|Publication number||US4340339 A|
|Application number||US 06/121,116|
|Publication date||Jul 20, 1982|
|Filing date||Feb 13, 1980|
|Priority date||Feb 17, 1979|
|Also published as||CA1159421A, CA1159421A1, DE3063230D1, EP0016532A1, EP0016532B1|
|Publication number||06121116, 121116, US 4340339 A, US 4340339A, US-A-4340339, US4340339 A, US4340339A|
|Inventors||Masaharu Hiraga, Kiyoshi Terauchi|
|Original Assignee||Sankyo Electric Company Limited|
|Export Citation||BiBTeX, EndNote, RefMan|
|Patent Citations (7), Referenced by (39), Classifications (7), Legal Events (1)|
|External Links: USPTO, USPTO Assignment, Espacenet|
This invention relates to fluid displacement apparatus, and in particular, to fluid compressor units of a scroll type.
A scroll type apparatus has been well known in the prior art as disclosed in, for example, U.S. Pat. No. 801,182, and others, which comprises two scroll members each having an end plate and a spiroidal or involute spiral element. These scroll members are so maintained angularly and radially offset that both of spiral elements interfit to make a plurality of line contacts between spiral curved surfaces thereby to seal off and define at least one fluid pocket. The relative orbital motion of these scroll members shifts the line contacts along the spiral curved surfaces and, therefore, the fluid pocket changes in volume. The volume of the fluid pocket increases or decreases in dependence on the direction of the orbital motion. Therefore, the scroll type apparatus is applicable to handle fluids to compress, expand or pump them.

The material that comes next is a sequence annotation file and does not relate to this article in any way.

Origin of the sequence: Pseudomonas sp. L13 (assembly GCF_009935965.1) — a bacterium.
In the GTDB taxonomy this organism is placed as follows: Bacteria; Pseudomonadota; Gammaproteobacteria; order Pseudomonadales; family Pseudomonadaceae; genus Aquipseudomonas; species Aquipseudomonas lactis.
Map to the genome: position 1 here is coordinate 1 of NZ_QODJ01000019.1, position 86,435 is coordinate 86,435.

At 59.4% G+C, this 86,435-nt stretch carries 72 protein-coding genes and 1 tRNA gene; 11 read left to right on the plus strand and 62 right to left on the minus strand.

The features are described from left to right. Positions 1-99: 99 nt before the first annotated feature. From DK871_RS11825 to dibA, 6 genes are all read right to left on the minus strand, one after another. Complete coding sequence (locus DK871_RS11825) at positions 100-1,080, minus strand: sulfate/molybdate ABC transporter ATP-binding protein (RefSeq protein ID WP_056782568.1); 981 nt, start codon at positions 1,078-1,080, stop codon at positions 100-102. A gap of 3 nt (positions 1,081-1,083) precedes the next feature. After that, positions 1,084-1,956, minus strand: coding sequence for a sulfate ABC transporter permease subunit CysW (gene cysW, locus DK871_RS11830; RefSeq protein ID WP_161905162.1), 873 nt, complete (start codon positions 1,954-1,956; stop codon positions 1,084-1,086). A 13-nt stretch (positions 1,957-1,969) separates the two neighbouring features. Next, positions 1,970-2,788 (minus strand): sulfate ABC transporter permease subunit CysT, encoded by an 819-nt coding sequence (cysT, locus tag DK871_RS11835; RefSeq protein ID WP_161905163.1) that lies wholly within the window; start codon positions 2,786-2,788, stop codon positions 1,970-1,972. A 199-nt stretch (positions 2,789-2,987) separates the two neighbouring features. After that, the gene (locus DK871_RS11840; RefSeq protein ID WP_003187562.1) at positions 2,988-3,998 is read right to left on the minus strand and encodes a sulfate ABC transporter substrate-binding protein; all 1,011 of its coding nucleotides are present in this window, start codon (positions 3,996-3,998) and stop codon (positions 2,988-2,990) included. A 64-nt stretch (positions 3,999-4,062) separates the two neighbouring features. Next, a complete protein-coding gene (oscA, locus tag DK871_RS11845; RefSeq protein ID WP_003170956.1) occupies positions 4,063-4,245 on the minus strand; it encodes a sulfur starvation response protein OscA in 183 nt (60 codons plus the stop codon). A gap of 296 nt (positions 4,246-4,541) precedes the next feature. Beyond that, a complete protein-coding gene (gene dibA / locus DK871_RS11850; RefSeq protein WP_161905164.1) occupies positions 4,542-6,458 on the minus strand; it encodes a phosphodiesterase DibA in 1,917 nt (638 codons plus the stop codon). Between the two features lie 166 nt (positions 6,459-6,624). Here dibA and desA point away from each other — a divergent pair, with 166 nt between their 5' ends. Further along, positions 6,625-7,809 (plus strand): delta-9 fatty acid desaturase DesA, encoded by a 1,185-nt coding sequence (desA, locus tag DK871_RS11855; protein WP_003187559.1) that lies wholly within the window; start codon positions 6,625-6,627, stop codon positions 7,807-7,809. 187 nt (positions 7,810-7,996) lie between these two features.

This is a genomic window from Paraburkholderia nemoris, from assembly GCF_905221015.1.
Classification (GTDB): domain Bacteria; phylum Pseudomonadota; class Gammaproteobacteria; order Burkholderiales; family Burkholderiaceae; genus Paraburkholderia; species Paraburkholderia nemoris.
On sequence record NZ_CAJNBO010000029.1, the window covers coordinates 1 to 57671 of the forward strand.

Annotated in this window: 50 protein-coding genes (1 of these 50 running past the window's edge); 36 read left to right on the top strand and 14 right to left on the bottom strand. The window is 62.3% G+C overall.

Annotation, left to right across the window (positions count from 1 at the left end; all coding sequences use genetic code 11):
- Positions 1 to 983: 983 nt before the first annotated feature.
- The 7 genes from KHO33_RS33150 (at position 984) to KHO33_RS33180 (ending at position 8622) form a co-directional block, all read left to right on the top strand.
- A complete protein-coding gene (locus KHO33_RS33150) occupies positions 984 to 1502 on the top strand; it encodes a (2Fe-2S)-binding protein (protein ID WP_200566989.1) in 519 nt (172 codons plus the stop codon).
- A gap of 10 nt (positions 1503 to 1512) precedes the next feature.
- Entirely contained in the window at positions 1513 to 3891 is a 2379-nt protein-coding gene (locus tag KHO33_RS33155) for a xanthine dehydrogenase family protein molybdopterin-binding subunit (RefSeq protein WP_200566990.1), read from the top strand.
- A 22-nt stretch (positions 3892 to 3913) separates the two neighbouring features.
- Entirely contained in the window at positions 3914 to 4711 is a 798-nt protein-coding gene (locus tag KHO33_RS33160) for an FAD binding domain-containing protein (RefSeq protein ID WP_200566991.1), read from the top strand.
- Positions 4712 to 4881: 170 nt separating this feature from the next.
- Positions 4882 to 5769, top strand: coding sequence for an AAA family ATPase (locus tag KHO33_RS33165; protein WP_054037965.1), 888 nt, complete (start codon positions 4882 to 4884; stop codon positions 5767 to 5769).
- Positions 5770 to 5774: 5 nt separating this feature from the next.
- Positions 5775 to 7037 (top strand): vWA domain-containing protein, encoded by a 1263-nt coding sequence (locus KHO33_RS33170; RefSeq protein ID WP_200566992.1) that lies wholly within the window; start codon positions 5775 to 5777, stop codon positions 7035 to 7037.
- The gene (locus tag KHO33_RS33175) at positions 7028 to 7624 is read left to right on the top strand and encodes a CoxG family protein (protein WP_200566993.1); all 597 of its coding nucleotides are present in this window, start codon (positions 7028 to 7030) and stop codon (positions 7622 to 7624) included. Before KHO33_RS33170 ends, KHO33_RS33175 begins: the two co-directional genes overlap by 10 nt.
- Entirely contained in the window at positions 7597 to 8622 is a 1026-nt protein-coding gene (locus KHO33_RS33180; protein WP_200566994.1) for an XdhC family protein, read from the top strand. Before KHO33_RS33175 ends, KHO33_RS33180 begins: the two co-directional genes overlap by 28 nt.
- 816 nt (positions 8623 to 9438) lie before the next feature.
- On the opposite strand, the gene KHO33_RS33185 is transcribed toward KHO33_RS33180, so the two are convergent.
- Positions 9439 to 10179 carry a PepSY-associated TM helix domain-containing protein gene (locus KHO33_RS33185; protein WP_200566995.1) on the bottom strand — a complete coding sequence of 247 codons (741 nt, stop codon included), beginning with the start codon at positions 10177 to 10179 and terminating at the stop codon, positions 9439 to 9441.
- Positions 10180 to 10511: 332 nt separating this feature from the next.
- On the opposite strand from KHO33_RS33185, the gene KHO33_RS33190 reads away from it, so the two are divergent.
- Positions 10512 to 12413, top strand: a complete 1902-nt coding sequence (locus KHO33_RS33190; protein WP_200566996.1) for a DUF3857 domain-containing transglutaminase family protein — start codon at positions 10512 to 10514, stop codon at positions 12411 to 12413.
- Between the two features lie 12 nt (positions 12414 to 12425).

As the scroll type compressor unit includes moving parts such as means for imparting the orbital motion of a scroll member, it requires any lubricating system for lubricating the moving parts.
Although various improvements in the scroll type compressors have been disclosed in many patents, for example, U.S. Pat. Nos. 3,884,599, 3,924,977, 3,994,633, 3,994,635, and 3,994,636, such a lubricating system is not almost proposed.
It is a specific object of this invention to provide a scroll type compressor unit having a reliable lubricating system for moving parts thereof.
It is another object of this invention to provide a scroll type compressor unit wherein moving parts are efficiently lubricated by cool oil.
It is still another object of this invention to provide a scroll type compressor unit with a lubricating system wherein a drive shaft is supported without deflection and vibration.
It is yet another object of this invention to provide a scroll type compressor unit which is simple in the construction and the production realizing the above described objects.